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Markets look on the bright side as election fears recede

Markets look on the bright side as election fears recede

FILE PHOTO: A stock trader monitors share prices at the stock exchange as the spread of the coronavirus disease (COVID-19) continues in Frankfurt, Germany, October 27, 2020, REUTERS/Kai Pfaffenbach

LONDON/NEW YORK: Those who banked on a big U.S. government spending splurge may be disappointed, but two days after Election Day, investors are looking on the bright side: less regulatory tightening than feared and a central bank still in full economic-support mode.

Global stocks extended their surge on Thursday as Democratic challenger Joe Biden edged closer to victory over Donald Trump in the battle for the U.S. presidency, and there was little sign of panic about the possibility of a contested result that may end up in the courts.

Disappointment over massive stimulus appears to have been replaced by relief that without a Democratic sweep of Congress and the White House, potential gridlock between a Biden administration and a Republican Senate would scupper any plans to tighten the screws on large corporations, particularly in the technology sector. A final call on control of the Senate could be up in the air until January.

At the same time, some investors held out hope that even more limited fiscal support could benefit other sectors, such as materials and industrials, whose shares rallied on Thursday. Shares in renewable energy - where Biden has pledged large investment - also surged, reversing steep declines from Wednesday.

"It should not be ignored that even more moderate policy would also be positive for industrials and cyclical recovery plays," said Arnim Holzer, macro and correlation defense strategist at EAB Investment Group in Philadelphia.

The market gyrations of the past 36 hours represent some position unwinding, given the tighter-than-expected race, investors said, but with the U.S. and global backdrop one of abundant liquidity and rock-bottom bond yields, flows into equities and company debt are likely to continue.

(Graphic: Trump timeline -

That is especially so for the mega-tech firms - shares in Apple , Amazon and Alphabet extended Wednesday's rally.

For Jonathan Bell, chief investment officer at Stanhope Capital, the outcome was the best of both worlds.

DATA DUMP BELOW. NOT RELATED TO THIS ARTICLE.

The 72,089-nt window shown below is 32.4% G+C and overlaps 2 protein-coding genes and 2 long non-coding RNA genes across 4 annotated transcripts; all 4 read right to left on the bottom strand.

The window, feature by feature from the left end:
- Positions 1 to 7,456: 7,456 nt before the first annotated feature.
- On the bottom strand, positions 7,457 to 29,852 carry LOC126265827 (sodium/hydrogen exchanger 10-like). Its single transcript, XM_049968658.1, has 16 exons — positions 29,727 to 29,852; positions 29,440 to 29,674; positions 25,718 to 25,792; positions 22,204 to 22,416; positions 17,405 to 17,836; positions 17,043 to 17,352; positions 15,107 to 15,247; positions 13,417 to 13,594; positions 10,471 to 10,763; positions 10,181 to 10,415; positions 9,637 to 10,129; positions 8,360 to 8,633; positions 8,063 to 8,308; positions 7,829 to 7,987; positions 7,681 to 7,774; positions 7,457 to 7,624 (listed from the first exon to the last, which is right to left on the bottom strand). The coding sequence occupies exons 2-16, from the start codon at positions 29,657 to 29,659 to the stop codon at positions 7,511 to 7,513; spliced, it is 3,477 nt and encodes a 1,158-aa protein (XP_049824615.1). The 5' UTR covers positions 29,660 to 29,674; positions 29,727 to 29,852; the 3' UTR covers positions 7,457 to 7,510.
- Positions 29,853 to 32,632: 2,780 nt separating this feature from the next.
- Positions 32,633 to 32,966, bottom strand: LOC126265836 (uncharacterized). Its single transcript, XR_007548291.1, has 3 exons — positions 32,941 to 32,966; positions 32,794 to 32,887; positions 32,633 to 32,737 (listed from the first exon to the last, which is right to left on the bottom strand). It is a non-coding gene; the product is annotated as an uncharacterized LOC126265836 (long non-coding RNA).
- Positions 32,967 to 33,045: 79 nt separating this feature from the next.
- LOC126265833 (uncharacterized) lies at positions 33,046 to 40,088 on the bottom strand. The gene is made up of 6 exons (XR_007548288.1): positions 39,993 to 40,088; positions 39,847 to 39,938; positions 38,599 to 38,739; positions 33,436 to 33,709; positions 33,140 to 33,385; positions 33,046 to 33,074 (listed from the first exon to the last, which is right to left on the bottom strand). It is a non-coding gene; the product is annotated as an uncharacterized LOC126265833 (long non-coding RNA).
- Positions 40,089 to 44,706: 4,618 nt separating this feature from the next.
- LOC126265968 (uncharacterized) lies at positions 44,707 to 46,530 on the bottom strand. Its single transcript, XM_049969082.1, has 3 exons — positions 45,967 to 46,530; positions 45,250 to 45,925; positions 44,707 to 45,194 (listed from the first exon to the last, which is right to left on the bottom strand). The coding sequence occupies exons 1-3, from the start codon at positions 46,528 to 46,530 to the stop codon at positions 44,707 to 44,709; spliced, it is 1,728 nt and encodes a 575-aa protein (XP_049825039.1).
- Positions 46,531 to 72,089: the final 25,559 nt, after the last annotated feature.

"Biden being elected increases the chances of a fiscal stimulus deal, but (with a Republican Senate) it also reduces the ability for him to push through significant taxes rise or policies that might constrain the likes of Amazon and Apple," Bell said.

"Tech seems to be thinking that the disruptors, most of which are anti-trust regulations, will not be significant and that the Senate will be able to prevent it."

Similarly, Didier Saint-Georges, managing director at asset manager Carmignac in Paris, noted the positives for pharmaceutical shares.

The election has done little to alter the broadly positive investment backdrop, Saint-Georges said, adding: "Moving from Trump to Biden looks like a revolution but in market terms it may not be that significant."


Cue central banks.

Their asset-buying largesse has floored yields and volatility in Treasuries, sending U.S. stocks on a sharp upward path. The S&P 500 index has gained some 57per cent from its March lows and is already up 7per cent this week.

The bet now is that any fiscal stimulus shortfall may force the Federal Reserve and peers to pick up the slack. The Bank of England on Thursday announced a bigger-than-expected expansion of its bond-buying scheme.

(Graphic: Central bank balance sheets swell - cent20imageper cent201604589866870.png)

The Federal Reserve kept its loose monetary policy intact on Thursday and pledged again to do whatever it can in coming months to sustain a U.S. economic recovery.

Investors are hoping policymakers might provide some stronger guidance of future help.

"I am not sure the Fed will just abandon (calls for fiscal stimulus) and say 'don't worry we will do the heavy lifting', Carmignac's Saint-Georges said.

"But what can't be done on fiscal will have to be done on the monetary front."

(Graphic: The risks facing the Fed: Jobs The risks facing the Fed: Jobs -

(Additional reporting by Susan Mathew in Bangalore, April Joyner, David Randall and Lewis Krauskopf in New York; Editing by Angus MacSwan and Sonya Hepinstall)

Source: Reuters


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